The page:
Richard Nixon and Charles W. "Chuck" Colson on 3 July 1971


Transcript

Edited by Ken Hughes, with Patrick J. Garrity, Erin R. Mahan, and Kieran K. Matthews

Angry that economists at the Bureau of Labor Statistics had explained a sharp drop in the June 1971 unemployment rate as a statistical quirk, President Nixon ordered a reorganization of the BLS to force out Harold Goldstein, the assistant commissioner of labor statistics and the bureau’s top expert on the subject. “I don’t want to deny the facts. I don’t want to jimmy the facts. I don’t want to jigger the facts,” the President said.[note 1] For the reorganization plan to force Goldstein out, see Conversation 536-004, 3 July 1971, 8:00–9:55 a.m., Oval Office. For the President’s reaction to press reports on the statistical quirk behind the sudden drop in unemployment, see Conversation 006-011, 2 July 1971, 7:05–7:08 p.m., White House Telephone. Just a few hours later, however, he revealed to White House counsel Charles W. “Chuck” Colson that he did, in fact, want to tinker with the jobless figure in ways that would help him politically.

President Nixon

Yeah.

White House Operator

Mr. [Charles W. "Chuck"] Colson.[note 2] Charles W. "Chuck" Colson was White House special counsel from November 1969 to March 1973.

Charles Colson

Yes, sir, Mr. President.

President Nixon

Chuck, I had another thought with regard to this BLS [Bureau of Labor Statistics] thing.

Colson

Mm-hmm.

President Nixon

It occurs to me that, you know, we might be running into something here that is—could be more than simply accidental aberrations, and so forth and so on. Let me spell it out.

Colson

Mm-hmm.

President Nixon

First of all, let us assume that . . . that they did find that they had been too high, and now they’ve got to get lower. Certainly the best—the most—the best way to adjust that would be on a gradual basis.

Colson

Mm-hmm.

President Nixon

From our standpoint.

Colson

From our standpoint.

President Nixon

So you go down one-tenth one [month], two-tenths another, one-tenth another, two-tenths another. The worst way, from our standpoint, is to drop it like this and then have a lot of doubts raised about it and then start to raise it gradually till you get up to 5.8 or [5.]9, or to whatever they think it is. You see my point?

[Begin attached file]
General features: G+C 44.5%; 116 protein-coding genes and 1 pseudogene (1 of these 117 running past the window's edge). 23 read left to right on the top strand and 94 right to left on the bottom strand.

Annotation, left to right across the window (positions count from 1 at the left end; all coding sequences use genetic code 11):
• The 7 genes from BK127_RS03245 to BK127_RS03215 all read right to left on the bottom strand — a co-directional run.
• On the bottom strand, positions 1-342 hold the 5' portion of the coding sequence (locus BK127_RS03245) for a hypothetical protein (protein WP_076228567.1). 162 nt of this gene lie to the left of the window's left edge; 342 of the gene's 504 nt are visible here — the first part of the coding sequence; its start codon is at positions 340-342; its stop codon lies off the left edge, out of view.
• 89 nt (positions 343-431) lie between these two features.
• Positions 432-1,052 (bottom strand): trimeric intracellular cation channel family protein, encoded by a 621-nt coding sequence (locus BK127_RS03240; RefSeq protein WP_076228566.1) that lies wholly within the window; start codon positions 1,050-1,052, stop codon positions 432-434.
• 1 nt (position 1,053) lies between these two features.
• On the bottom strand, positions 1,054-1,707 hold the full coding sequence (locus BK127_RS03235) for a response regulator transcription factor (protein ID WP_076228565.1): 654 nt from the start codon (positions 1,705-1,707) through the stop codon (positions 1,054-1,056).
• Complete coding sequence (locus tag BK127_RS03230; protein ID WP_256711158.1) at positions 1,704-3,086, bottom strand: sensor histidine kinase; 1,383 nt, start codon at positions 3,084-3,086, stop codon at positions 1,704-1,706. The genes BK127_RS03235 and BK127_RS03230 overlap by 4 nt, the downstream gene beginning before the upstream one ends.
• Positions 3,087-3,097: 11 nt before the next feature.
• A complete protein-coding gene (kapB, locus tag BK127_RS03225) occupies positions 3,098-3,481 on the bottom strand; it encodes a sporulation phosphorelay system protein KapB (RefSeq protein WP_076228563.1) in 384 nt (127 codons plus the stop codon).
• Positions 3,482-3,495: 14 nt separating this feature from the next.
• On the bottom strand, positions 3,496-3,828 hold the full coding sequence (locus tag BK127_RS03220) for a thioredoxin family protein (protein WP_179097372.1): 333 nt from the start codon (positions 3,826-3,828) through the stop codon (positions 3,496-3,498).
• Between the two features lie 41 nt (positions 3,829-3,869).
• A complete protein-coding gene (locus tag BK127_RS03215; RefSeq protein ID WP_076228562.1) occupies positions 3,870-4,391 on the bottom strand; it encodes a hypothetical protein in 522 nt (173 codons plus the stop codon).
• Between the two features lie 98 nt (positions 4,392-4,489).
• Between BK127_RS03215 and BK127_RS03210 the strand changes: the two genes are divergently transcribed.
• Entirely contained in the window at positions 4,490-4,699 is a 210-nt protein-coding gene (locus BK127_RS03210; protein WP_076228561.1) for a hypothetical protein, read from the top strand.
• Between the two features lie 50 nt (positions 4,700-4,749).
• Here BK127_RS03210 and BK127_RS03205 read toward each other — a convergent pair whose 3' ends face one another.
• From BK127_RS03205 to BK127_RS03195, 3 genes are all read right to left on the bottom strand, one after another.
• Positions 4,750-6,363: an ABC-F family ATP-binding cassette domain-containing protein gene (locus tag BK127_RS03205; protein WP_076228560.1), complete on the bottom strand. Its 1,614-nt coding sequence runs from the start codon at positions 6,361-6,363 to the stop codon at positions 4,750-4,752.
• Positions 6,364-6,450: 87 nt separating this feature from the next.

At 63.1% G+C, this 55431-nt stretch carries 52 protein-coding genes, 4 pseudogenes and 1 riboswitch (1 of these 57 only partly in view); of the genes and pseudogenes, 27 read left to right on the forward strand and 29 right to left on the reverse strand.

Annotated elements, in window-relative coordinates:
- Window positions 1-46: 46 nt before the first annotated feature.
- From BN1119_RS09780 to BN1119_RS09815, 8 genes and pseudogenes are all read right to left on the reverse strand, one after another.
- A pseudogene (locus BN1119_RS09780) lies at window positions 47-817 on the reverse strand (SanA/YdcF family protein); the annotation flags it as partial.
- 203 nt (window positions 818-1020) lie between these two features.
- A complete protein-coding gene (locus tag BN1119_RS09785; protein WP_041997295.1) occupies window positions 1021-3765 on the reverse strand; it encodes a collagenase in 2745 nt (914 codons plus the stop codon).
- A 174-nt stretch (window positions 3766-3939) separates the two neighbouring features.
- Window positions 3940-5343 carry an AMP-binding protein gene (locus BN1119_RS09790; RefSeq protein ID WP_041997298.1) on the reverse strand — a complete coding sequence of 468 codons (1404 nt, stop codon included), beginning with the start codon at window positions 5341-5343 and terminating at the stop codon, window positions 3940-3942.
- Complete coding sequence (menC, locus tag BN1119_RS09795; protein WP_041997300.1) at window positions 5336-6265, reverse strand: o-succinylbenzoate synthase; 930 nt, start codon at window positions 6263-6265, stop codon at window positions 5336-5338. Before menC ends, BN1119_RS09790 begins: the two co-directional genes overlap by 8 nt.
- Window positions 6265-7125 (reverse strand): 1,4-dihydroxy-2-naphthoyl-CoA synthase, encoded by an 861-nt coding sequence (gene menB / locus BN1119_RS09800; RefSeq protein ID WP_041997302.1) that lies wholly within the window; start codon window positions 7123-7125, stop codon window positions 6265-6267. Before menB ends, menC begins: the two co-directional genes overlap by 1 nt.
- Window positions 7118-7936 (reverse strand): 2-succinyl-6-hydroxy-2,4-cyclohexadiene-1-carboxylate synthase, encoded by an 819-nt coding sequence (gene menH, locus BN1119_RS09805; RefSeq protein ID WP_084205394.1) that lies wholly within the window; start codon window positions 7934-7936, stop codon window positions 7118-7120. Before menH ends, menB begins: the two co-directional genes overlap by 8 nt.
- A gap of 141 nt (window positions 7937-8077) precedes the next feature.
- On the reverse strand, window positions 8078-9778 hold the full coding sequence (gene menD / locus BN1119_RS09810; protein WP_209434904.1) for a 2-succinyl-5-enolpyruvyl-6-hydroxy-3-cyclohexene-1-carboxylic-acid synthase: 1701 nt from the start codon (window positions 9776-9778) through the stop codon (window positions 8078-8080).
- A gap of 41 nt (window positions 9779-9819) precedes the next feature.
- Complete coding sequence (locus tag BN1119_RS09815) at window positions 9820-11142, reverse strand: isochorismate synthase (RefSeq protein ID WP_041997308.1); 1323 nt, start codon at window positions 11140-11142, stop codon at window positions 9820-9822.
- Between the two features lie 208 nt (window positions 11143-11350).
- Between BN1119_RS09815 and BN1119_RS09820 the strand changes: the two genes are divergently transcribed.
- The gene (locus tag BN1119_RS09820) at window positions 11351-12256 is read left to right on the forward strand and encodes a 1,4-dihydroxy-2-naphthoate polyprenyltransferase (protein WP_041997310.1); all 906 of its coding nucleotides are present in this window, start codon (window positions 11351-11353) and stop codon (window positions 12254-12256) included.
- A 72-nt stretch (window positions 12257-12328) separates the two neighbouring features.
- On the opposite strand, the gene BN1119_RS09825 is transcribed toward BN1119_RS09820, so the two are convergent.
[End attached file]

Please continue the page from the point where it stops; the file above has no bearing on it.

Colson

Mm-hmm.

President Nixon

In other words, a big drop in any month is not in our interests.

Colson

Yeah.

President Nixon

Small increments is very much in our interest.

Colson

Exactly.

President Nixon

Now, when we know that they—this—it isn’t all that exact a science. It’s quite clear, you know. They fiddle with these figures.[note 3] This, according to the BLS, is not true: “Seasonal adjustment of labor force data is essentially based upon the average experience of the previous 8 years.” See U.S. Department of Labor, “The Unemployment Situation: June 1971,” news release, 2 July 1971, attached to H. R. Haldeman to Colson, “CEA,” 7 July 1971, Haldeman Box 81, White House Special Files/Staff Member and Office Files, Richard Nixon Presidential Library.

Colson

Mm-hmm.

President Nixon

You know, they go up and down.

Three seconds excised by the National Archives and Records Administration as private information.
Colson

In fact, I raised that this morning, Mr.—

President Nixon

Oh, you did? [Colson acknowledges.] Well, then that’s—

Colson

And I said, you know that if somebody were trying to hurt us, they would drop this way down and claim we were trying to fiddle with the figures and then let it come back up the next month, and we’d just look like hell. And the best way for us would have been for them to have adjusted it [President Nixon acknowledges] down just slightly.

President Nixon

Yeah, two points, two-tenths of a point would [Colson acknowledges] [have] been just as good as this.

Colson

You’re quite right that it is not an exact science. [President Nixon acknowledges throughout.] It’s based on a poll, and they did a lot of interpreting from it.

President Nixon

That’s right. That’s right. And somebody sits on high and determines how you’re going to have the numbers come out.

Colson